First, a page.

I don’t think there is any need to push the statement “a great customer experience leads to happier customers, which in turn leads to higher profit” anymore – over the past 20 years we have seen thousands of books and articles, and a multitude of that number in PowerPoint slides, proving time and again that happier customers lead to faster growth, increased share prices against the not-so-customer-centric peer group, more loyalty/less churn, etc.
However, there is one corner of the company not really benefiting from that insight – customer service, and specifically the contact center. We all know the lovely stories from Zappos and the likes, but in most (more often than not outsourced) call centers the struggle for defending the budget from annual cuts (let alone to support investment) is a daily reality. Why? Isn’t it very obvious that having a good customer contact center is essential in creating a great experience?
A friend of mine the other day had a lovely analogy – he showed a slide of an electric fence to the audience of a fun little workshop, about 50 people. “Who was told by his parents, siblings or friends that this fence would hurt them?” – 50 hands went up. “And who touched it anyway and got a shock?” At least 35 hands stayed up….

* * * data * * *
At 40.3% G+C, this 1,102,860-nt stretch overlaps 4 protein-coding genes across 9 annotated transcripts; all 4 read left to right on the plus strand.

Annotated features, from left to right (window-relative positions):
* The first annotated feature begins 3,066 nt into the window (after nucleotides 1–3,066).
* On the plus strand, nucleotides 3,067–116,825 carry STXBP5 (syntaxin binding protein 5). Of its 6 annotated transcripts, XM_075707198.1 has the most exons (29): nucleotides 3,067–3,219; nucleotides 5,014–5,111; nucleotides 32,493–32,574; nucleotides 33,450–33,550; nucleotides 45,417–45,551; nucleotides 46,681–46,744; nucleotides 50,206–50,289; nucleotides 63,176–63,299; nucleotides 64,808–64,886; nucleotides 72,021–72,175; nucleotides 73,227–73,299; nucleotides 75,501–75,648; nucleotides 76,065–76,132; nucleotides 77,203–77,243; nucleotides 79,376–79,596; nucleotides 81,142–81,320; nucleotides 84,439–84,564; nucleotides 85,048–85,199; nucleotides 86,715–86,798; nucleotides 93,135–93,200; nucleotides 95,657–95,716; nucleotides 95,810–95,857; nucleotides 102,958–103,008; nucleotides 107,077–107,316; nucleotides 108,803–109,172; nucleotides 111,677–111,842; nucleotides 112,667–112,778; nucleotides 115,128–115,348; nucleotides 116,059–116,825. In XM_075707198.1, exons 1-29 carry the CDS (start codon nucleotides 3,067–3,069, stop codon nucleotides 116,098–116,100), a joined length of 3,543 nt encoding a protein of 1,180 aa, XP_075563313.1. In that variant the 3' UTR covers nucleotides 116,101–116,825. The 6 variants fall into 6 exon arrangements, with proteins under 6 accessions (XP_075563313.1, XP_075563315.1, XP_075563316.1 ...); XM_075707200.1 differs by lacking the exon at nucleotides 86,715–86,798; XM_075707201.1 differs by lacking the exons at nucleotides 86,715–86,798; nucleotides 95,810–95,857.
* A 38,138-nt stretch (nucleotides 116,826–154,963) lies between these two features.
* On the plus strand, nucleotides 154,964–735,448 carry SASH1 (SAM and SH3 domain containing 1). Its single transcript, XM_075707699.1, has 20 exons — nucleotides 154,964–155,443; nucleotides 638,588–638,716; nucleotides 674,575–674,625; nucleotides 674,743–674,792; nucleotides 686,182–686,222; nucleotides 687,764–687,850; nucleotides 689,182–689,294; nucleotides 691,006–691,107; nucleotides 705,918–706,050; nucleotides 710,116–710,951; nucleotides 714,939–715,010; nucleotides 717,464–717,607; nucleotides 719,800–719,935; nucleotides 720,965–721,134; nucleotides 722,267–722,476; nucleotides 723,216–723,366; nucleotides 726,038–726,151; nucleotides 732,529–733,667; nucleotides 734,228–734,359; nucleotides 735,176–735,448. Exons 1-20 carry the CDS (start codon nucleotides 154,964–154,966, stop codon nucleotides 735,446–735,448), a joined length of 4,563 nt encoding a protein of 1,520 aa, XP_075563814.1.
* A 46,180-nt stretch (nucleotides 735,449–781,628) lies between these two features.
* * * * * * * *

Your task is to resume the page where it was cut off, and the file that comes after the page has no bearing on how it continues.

Somehow, we feel the need to verify claims ourselves, and not just believe it. Even if the proof of the benefits of a well-funded contact center seem obvious to most of us, many of your colleagues will need to see and feel it for themselves before they accept the truth.
I will be running a workshop in German (and if there is sufficient interest also in English) in the last week of June to address how we can address this issue – what are the proof points we can generate to show the organization that the contact center plays a highly profitable role in the overall customer experience.
This starts with the well known fact that customers who have had an interaction with the contact centre – any interaction – are happier than those who have had no interaction.
Once you have established NPS or a similar KPI within the company as a representative value of (future) customer value, this simple chart will help to start the conversation on the overall value contribution of the contact center
Of course, this is only the very first level.
Other elements of value contribution by the contact center (which we will also look into during the webinar), are:
- Increased customer value: sales, loyalty, recommendation
- Reduced customer handling cost: good contact center interactions reduce the time and effort spent on satisfying the customer
- Process improvement and cost reduction through customer insights generated (especially through empowered agents capturing insights)
- Value of data generated in the contact center to rest of organization
- Actual up- and cross-selling taking place
- And a few more
I hope I have already given you some points to think about, and look forward to discussing these in more detail with you during our webinar. At the end, you will be able to show your colleagues a few electric fences in your own organization – and challenge them to touch them.